relegate

verb
rel·​e·​gate | \ ˈre-lə-ˌgāt How to pronounce relegate (audio) \
relegated; relegating

Definition of relegate

transitive verb

1 : to send into exile : banish
2 : assign: such as
a : to assign to a place of insignificance or of oblivion : put out of sight or mind
b : to assign to an appropriate place or situation on the basis of classification or appraisal
c : to submit to someone or something for appropriate action : delegate
d : to transfer (a sports team) to a lower ranking division

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Other Words from relegate

relegation \ ˌre-​lə-​ˈgā-​shən How to pronounce relegation (audio) \ noun

Choose the Right Synonym for relegate

commit, entrust, confide, consign, relegate mean to assign to a person or place for a definite purpose. commit may express the general idea of delivering into another's charge or the special sense of transferring to a superior power or to a special place of custody. committed the felon to prison entrust implies committing with trust and confidence. the president is entrusted with broad powers confide implies entrusting with great assurance or reliance. confided complete control of my affairs to my attorney consign suggests removing from one's control with formality or finality. consigned the damaging notes to the fire relegate implies a consigning to a particular class or sphere often with a suggestion of getting rid of. relegated to an obscure position in the company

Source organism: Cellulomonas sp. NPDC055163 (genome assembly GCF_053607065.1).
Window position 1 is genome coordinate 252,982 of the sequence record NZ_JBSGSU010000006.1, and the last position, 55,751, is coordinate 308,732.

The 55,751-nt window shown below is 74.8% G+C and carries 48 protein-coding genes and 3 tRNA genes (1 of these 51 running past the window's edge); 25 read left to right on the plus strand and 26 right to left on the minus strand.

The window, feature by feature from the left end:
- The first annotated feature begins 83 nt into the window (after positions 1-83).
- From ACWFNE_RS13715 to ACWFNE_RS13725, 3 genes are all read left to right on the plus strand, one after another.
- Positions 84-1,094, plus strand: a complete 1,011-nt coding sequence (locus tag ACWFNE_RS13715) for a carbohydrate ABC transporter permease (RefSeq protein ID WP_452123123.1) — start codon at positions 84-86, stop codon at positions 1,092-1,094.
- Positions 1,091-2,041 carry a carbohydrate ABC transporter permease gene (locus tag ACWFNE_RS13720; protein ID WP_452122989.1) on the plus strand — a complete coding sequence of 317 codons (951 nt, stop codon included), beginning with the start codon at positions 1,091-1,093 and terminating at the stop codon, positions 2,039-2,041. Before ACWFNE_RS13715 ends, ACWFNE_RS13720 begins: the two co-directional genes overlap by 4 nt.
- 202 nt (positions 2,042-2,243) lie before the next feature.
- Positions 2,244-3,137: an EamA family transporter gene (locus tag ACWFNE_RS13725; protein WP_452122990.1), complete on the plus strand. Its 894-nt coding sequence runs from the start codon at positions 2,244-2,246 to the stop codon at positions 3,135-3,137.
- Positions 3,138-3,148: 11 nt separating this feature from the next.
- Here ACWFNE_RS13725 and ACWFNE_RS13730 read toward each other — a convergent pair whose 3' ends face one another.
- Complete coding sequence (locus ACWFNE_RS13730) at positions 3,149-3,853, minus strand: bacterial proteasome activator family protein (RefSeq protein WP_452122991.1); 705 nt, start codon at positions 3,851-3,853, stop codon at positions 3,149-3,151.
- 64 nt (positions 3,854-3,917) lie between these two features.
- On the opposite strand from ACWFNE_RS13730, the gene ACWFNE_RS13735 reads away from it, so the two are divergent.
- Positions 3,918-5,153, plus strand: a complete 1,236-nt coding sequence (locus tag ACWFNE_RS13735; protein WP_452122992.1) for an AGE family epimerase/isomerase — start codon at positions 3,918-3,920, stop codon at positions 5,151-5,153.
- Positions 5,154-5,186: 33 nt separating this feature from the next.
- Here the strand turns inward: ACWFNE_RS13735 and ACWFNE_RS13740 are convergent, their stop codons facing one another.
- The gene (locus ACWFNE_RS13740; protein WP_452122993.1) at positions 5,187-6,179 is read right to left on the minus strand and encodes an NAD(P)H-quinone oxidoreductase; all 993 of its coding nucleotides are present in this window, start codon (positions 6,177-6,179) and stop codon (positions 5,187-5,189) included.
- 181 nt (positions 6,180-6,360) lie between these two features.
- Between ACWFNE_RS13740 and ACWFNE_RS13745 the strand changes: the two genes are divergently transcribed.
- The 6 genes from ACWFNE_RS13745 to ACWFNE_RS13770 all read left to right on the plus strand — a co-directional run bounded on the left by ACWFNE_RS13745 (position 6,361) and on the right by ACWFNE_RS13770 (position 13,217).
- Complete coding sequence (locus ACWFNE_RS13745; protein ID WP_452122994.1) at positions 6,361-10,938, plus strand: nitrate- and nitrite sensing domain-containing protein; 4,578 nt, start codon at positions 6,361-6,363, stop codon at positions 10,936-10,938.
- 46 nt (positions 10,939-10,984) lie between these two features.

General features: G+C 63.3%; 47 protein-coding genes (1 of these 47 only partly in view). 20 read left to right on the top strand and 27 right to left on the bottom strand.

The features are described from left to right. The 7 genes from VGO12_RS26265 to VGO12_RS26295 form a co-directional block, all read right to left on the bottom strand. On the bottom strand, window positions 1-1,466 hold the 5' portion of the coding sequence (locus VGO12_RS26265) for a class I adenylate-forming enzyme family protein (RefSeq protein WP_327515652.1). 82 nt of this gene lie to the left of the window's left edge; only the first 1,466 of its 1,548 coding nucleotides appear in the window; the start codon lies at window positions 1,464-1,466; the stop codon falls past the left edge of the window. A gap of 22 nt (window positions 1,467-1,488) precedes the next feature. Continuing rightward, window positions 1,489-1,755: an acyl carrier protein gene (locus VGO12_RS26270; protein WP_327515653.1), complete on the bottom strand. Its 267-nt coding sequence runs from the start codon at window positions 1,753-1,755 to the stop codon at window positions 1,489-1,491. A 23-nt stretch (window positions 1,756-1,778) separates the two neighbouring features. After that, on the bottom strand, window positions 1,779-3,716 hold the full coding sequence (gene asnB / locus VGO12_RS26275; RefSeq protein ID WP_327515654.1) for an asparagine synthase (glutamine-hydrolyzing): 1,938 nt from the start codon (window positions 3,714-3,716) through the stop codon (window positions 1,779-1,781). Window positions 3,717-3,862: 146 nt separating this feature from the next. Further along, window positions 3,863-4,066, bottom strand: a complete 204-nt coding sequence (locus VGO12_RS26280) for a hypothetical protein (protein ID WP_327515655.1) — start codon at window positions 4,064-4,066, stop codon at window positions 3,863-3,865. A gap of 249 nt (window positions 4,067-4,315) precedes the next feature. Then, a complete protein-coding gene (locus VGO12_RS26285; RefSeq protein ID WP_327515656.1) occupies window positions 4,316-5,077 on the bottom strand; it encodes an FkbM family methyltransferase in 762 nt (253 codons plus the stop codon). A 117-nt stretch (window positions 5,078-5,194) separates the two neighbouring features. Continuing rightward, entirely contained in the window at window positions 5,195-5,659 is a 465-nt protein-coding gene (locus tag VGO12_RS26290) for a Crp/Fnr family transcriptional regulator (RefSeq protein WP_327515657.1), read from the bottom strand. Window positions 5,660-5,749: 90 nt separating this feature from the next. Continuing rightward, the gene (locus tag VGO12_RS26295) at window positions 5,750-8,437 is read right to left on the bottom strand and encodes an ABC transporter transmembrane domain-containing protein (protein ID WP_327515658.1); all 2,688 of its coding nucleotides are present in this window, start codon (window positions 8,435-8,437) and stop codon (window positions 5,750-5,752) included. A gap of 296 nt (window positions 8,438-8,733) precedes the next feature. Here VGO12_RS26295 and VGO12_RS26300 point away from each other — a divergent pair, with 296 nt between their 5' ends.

Did You Know?

Originally relegate meant "to send into exile, banish". So when you relegate an old sofa to the basement, you're sending it to home-decorating Siberia. When confronted with a matter that no one really wants to face, a chief executive may relegate it to a committee "for further study", which may manage to ignore it for years. It may be annoying to read a newspaper article about a pet project and find that your own contributions have been relegated to a short sentence near the end.

Examples of relegate in a Sentence

The bill has been relegated to committee for discussion. courtiers and generals who incurred the emperor's disfavor were soon relegated to the farther reaches of the empire

Recent Examples on the Web